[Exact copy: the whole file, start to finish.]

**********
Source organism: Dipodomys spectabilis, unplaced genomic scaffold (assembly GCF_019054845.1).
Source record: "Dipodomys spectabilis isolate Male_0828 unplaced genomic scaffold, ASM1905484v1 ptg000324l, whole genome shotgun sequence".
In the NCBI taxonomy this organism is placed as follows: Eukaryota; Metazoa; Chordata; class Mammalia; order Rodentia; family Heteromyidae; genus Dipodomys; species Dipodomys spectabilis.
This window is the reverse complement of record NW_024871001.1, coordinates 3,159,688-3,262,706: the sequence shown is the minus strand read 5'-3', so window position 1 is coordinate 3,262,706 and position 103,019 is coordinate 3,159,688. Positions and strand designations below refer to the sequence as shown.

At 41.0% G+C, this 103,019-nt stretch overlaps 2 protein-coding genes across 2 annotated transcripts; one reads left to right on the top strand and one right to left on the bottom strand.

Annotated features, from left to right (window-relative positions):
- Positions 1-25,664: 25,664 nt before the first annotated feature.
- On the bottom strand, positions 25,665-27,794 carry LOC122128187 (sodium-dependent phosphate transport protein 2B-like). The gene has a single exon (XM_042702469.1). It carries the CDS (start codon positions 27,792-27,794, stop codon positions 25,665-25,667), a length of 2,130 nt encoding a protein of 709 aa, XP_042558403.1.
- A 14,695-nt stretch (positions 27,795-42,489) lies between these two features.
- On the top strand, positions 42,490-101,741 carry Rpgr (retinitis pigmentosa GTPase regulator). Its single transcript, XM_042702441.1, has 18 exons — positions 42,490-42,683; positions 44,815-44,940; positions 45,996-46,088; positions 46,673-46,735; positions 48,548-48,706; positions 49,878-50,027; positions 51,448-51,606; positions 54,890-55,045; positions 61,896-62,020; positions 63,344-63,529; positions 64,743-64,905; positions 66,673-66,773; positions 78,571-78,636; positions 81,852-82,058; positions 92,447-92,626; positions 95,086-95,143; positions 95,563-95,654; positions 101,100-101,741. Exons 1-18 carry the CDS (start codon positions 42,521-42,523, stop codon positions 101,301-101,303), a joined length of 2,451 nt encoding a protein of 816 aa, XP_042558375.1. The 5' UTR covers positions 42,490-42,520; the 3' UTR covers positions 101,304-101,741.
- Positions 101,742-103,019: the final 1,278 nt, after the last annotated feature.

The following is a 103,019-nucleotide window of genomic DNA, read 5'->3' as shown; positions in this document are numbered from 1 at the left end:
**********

Source organism: Dipodomys spectabilis, unplaced genomic scaffold (assembly GCF_019054845.1).
Source record: "Dipodomys spectabilis isolate Male_0828 unplaced genomic scaffold, ASM1905484v1 ptg000324l, whole genome shotgun sequence".
In the NCBI taxonomy this organism is placed as follows: Eukaryota; Metazoa; Chordata; class Mammalia; order Rodentia; family Heteromyidae; genus Dipodomys; species Dipodomys spectabilis.
This window is the reverse complement of record NW_024871001.1, coordinates 3,159,688-3,262,706: the sequence shown is the minus strand read 5'-3', so window position 1 is coordinate 3,262,706 and position 103,019 is coordinate 3,159,688. Positions and strand designations below refer to the sequence as shown.

At 41.0% G+C, this 103,019-nt stretch overlaps 2 protein-coding genes across 2 annotated transcripts; one reads left to right on the top strand and one right to left on the bottom strand.

Annotated features, from left to right (window-relative positions):
- Positions 1-25,664: 25,664 nt before the first annotated feature.
- On the bottom strand, positions 25,665-27,794 carry LOC122128187 (sodium-dependent phosphate transport protein 2B-like). The gene has a single exon (XM_042702469.1). It carries the CDS (start codon positions 27,792-27,794, stop codon positions 25,665-25,667), a length of 2,130 nt encoding a protein of 709 aa, XP_042558403.1.
- A 14,695-nt stretch (positions 27,795-42,489) lies between these two features.
- On the top strand, positions 42,490-101,741 carry Rpgr (retinitis pigmentosa GTPase regulator). Its single transcript, XM_042702441.1, has 18 exons — positions 42,490-42,683; positions 44,815-44,940; positions 45,996-46,088; positions 46,673-46,735; positions 48,548-48,706; positions 49,878-50,027; positions 51,448-51,606; positions 54,890-55,045; positions 61,896-62,020; positions 63,344-63,529; positions 64,743-64,905; positions 66,673-66,773; positions 78,571-78,636; positions 81,852-82,058; positions 92,447-92,626; positions 95,086-95,143; positions 95,563-95,654; positions 101,100-101,741. Exons 1-18 carry the CDS (start codon positions 42,521-42,523, stop codon positions 101,301-101,303), a joined length of 2,451 nt encoding a protein of 816 aa, XP_042558375.1. The 5' UTR covers positions 42,490-42,520; the 3' UTR covers positions 101,304-101,741.
- Positions 101,742-103,019: the final 1,278 nt, after the last annotated feature.

The following is a 103,019-nucleotide window of genomic DNA, read 5'->3' as shown; positions in this document are numbered from 1 at the left end: